• Also, for more information about water safety, MetLife Auto & Home offers a free brochure, 'Protect Your Home from Water Damage,' which can be obtained by calling 1-800-638-5433 (1-800-MET-LIFE), or 1-866-MET-VIDA (for Spanish-speaking callers). The brochure is available in either Spanish or English. Also available is a free Personal Property Inventory brochure, in Spanish or English, which enables owners or renters to keep careful track of their valuables.  It's an invaluable resource should a claim need to be filed. A downloadable version of the inventory is available by clicking 'Home Insurance' and then accessing 'Home Safety Tips' at www.metlife.com. 
  • MetLife Auto & Home is one of the nation's leading personal lines property and casualty insurance companies, insuring over 3.8 million autos and homes. The company was named among the industry's leaders in customer service, according to JD Powers' 2005 Claims Customer Satisfaction survey for auto insurers. For more information about MetLife Auto & Home, visit www.metlife.com. MetLife Auto & Home is a brand of Metropolitan Property and Casualty Insurance Company and its affiliates, Warwick, RI."


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Thursday, December 08, 2005

Get Replacement Cost Estimates In Less Than 2 Minutes

Replacement cost estimates in less than two minutes? Yup. Confluency Solutions offers this excellent service absolutely free. It's called the cFluent Personal Property Analyzer; details are below in the snippet from a press release issued today:


"Confluency Solutions announced today the availability of their cFluent Personal Property Analyzer to help consumers easily determine if replacement of personal property is at risk in the event of an insurance claim. The tool can be licensed by independent insurance agents and companies for consumers to access via the internet.

Typical homeowner policies have standardized limits of protection for personal property, or contents, that are a fixed percentage of the coverage limit for the home structure. That limit may be inadequate for 30% of homeowner insurance customers. In recent years, more people have acquired what once were considered luxury and near luxury possessions including expensive home entertainment or computer equipment and commercial quality home appliances. Standard homeowner policy limits don’t always contemplate the value of this type of property. Collections of art, antiques or various collectibles as well as individual items of high value like jewelry can all strain the limits of standard insurance protection.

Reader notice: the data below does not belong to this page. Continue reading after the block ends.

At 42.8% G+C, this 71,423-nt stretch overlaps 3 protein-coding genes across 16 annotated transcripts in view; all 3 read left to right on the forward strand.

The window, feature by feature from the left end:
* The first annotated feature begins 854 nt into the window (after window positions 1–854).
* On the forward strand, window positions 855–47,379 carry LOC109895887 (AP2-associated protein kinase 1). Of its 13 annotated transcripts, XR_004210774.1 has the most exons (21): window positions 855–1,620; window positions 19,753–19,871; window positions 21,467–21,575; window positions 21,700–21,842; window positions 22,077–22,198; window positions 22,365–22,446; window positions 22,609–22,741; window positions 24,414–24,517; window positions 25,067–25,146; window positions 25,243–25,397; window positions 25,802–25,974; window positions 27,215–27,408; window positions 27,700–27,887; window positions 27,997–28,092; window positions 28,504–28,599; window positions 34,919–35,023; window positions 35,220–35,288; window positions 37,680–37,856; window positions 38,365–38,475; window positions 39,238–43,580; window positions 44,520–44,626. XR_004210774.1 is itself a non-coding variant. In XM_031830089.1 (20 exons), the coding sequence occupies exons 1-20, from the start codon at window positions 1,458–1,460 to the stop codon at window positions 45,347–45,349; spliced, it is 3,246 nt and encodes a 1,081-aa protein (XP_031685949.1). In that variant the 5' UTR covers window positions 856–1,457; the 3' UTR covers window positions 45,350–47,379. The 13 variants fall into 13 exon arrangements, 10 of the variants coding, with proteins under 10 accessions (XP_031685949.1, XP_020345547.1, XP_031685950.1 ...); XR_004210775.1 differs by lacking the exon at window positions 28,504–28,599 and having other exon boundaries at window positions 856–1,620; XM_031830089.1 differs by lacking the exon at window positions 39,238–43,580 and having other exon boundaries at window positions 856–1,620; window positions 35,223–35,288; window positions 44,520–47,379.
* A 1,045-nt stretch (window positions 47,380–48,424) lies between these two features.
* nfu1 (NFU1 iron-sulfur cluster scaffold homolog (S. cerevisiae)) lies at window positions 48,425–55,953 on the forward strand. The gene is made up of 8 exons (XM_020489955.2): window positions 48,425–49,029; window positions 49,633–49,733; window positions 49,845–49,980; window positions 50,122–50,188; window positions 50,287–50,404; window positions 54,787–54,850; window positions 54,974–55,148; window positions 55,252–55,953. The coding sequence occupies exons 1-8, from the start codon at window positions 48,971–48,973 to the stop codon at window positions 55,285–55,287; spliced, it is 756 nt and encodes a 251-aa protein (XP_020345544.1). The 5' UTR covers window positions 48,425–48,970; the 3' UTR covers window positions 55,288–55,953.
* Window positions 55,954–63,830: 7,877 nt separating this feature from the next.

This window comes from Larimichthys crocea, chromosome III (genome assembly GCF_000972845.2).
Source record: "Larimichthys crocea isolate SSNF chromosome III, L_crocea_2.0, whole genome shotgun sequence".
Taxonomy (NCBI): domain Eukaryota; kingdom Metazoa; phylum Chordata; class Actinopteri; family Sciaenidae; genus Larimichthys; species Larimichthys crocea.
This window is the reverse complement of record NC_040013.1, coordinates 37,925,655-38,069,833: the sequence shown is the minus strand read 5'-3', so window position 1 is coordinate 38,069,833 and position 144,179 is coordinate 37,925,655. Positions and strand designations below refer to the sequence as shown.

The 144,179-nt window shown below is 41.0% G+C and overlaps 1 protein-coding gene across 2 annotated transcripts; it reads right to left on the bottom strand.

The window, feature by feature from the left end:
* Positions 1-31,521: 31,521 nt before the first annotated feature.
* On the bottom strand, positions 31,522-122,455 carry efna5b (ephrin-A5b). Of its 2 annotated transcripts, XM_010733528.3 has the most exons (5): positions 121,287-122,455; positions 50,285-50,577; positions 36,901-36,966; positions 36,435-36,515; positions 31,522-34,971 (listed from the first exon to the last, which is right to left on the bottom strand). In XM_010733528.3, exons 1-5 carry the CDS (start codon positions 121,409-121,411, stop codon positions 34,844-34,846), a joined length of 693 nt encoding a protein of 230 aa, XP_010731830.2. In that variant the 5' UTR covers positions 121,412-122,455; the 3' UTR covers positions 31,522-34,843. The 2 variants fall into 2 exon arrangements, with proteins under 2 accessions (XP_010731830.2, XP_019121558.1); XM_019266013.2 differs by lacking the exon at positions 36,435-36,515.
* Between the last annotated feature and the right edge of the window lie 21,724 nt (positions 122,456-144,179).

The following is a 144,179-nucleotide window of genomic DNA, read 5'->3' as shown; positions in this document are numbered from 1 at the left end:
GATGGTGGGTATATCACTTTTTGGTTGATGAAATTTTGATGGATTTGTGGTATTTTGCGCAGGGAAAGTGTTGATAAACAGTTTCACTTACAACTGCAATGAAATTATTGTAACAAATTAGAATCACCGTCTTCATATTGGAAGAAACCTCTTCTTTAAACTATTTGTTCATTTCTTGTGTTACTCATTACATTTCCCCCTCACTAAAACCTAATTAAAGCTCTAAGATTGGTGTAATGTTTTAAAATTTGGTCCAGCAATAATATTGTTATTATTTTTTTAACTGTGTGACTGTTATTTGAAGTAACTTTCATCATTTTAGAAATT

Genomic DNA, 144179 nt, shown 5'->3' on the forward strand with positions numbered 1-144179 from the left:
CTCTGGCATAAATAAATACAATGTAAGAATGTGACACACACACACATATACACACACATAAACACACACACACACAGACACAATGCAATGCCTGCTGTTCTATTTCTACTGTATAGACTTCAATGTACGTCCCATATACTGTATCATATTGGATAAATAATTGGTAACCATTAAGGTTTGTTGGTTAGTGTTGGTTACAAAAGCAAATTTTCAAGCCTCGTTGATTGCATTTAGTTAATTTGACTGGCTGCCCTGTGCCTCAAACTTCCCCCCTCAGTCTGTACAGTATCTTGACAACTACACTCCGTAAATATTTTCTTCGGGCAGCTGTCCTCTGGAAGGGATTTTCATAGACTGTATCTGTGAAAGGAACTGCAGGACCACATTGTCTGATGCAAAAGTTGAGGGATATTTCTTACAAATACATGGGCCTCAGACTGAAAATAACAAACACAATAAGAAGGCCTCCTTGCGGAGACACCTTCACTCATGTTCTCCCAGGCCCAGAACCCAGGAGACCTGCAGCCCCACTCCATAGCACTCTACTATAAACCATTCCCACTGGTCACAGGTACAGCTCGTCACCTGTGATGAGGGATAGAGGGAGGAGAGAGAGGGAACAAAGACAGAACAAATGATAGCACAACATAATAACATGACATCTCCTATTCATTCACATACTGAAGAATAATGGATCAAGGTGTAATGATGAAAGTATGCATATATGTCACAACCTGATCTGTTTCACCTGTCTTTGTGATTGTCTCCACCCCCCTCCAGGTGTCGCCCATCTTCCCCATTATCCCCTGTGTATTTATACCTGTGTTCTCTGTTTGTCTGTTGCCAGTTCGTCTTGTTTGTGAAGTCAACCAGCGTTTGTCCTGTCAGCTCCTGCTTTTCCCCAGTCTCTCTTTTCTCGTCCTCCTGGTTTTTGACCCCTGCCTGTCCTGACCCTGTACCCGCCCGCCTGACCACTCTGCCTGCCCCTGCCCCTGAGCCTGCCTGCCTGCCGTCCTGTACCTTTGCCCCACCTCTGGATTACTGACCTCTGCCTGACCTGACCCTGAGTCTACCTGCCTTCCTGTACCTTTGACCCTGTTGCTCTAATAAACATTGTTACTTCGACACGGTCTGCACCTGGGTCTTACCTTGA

Confluency Solutions developed the tool with the assistance of Kemper Auto and Home Insurance Company. Kemper Auto and Home noted that policy limits were inadequate to completely replace home contents 20% to 30% of the time in total loss settlements. Kemper asked Confluency Solutions to come up with a simple way to help their customers evaluate if they were at risk. Customizing a homeowner policy so that protection is adequate is inexpensive and straightforward. What is more difficult is helping a consumer calculate the replacement cost of their possessions. Insurance companies and agencies have struggled for years trying to get customers to complete home inventories. But the time involved to complete an inventory usually discourages most from undertaking the process. The cFluent Personal Property Analyzer takes under two minutes to complete and will point out individual risk factors as well as calculate a baseline dollar amount for replacement cost of an individual’s home contents. The tool provides tips for quickly customizing the baseline estimate as well as suggestions for ways insurance protection can be customized.